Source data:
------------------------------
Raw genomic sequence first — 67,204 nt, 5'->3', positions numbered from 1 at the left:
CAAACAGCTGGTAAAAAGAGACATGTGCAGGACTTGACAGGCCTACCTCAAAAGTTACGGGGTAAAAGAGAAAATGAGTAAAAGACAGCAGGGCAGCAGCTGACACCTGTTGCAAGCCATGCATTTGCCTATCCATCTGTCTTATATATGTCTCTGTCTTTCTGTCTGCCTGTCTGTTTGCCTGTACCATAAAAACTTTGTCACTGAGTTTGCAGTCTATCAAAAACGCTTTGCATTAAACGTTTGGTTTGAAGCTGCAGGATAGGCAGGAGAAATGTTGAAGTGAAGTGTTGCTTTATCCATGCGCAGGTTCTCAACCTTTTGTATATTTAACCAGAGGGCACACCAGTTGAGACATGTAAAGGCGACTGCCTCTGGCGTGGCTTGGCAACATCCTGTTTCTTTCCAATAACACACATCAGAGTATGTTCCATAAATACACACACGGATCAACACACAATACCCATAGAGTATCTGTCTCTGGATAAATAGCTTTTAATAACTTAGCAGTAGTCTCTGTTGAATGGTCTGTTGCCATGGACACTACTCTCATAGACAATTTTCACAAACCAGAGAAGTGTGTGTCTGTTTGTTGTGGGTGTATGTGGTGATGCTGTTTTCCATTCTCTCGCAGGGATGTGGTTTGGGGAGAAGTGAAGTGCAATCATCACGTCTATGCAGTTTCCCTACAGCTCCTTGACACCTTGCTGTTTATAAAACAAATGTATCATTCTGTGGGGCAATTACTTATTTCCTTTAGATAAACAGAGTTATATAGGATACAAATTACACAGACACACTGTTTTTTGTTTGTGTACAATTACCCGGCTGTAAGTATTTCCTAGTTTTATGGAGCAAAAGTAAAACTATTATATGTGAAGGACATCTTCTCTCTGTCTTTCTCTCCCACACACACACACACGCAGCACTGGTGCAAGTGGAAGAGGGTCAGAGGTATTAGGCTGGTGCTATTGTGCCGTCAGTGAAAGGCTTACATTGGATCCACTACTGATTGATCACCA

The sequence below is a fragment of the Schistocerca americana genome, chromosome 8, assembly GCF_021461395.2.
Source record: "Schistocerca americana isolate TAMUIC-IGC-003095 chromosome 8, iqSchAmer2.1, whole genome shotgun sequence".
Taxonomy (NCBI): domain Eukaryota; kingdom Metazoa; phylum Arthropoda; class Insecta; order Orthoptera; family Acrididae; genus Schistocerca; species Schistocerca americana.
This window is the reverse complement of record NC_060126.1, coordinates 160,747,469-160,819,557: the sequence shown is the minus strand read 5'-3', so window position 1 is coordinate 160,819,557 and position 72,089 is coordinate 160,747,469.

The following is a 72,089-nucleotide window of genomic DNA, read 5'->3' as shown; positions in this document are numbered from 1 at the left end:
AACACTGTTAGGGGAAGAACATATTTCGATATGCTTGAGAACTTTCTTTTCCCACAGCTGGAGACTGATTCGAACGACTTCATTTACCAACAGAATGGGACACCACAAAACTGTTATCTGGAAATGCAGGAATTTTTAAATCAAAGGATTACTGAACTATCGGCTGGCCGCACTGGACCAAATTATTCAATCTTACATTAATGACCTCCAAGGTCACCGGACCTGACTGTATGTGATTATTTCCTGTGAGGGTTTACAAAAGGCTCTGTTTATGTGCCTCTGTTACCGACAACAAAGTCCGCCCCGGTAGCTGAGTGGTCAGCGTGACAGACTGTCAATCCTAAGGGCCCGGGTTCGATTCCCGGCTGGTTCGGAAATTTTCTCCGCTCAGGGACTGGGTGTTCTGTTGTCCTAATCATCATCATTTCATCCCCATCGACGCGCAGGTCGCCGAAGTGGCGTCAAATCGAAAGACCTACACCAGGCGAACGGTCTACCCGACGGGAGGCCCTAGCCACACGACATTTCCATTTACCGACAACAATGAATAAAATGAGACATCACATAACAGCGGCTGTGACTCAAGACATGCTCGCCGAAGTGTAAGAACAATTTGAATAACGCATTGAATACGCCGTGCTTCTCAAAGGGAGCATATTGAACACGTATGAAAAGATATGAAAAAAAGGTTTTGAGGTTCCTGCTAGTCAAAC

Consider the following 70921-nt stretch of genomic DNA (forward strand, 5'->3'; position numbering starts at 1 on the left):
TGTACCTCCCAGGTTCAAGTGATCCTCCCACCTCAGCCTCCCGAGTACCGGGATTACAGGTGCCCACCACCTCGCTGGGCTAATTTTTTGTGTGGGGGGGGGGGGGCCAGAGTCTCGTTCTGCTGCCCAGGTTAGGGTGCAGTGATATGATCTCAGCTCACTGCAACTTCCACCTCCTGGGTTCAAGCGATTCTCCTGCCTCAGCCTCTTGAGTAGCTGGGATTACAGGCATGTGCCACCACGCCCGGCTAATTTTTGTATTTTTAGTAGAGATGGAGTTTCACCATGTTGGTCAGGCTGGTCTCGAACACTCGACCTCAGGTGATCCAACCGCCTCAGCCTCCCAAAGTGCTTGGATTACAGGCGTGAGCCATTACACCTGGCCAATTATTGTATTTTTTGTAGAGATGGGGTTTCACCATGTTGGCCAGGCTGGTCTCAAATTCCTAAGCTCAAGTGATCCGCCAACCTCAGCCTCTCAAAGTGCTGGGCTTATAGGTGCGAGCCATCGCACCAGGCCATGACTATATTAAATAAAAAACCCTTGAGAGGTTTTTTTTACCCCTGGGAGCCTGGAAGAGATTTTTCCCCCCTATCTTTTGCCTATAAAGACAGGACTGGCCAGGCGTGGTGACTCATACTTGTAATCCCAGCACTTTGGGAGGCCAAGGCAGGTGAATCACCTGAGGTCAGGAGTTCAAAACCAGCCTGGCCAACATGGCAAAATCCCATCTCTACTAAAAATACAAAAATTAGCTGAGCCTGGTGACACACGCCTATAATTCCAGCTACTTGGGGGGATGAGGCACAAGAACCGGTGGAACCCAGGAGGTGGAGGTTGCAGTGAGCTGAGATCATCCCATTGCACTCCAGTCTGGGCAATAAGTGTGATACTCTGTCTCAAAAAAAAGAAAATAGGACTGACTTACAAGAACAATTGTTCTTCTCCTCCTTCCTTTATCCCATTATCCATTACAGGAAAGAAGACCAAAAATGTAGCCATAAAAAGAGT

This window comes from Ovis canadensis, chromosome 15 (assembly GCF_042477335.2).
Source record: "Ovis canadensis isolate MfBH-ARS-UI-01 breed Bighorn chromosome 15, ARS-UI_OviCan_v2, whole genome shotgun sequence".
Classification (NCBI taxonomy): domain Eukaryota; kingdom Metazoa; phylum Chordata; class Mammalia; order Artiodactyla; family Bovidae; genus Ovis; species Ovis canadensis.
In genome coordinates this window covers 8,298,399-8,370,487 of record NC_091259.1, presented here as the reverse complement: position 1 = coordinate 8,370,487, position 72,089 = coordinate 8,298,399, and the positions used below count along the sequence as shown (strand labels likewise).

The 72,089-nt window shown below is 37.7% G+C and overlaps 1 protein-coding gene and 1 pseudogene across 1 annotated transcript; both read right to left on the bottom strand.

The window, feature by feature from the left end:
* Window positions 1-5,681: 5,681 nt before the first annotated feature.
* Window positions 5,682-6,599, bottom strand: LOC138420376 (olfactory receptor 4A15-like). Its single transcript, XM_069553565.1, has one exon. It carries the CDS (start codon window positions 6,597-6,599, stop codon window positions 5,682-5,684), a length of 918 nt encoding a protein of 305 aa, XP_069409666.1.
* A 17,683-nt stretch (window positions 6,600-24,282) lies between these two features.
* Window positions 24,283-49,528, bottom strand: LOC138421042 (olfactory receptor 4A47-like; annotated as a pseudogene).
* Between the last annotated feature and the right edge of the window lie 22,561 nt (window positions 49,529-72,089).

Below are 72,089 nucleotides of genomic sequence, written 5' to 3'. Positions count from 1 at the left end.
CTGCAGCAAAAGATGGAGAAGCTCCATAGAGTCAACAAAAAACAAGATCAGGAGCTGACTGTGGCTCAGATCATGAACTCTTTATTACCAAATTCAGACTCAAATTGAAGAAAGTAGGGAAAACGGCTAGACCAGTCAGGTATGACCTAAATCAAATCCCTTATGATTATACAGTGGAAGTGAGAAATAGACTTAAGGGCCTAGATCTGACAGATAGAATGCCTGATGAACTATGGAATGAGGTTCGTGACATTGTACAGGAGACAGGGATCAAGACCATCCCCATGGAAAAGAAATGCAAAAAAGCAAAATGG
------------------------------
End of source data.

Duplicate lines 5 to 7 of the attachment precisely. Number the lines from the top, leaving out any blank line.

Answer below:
Taxonomy (NCBI): domain Eukaryota; kingdom Metazoa; phylum Arthropoda; class Insecta; order Orthoptera; family Acrididae; genus Schistocerca; species Schistocerca americana.
This window is the reverse complement of record NC_060126.1, coordinates 160,747,469-160,819,557: the sequence shown is the minus strand read 5'-3', so window position 1 is coordinate 160,819,557 and position 72,089 is coordinate 160,747,469.

The following is a 72,089-nucleotide window of genomic DNA, read 5'->3' as shown; positions in this document are numbered from 1 at the left end: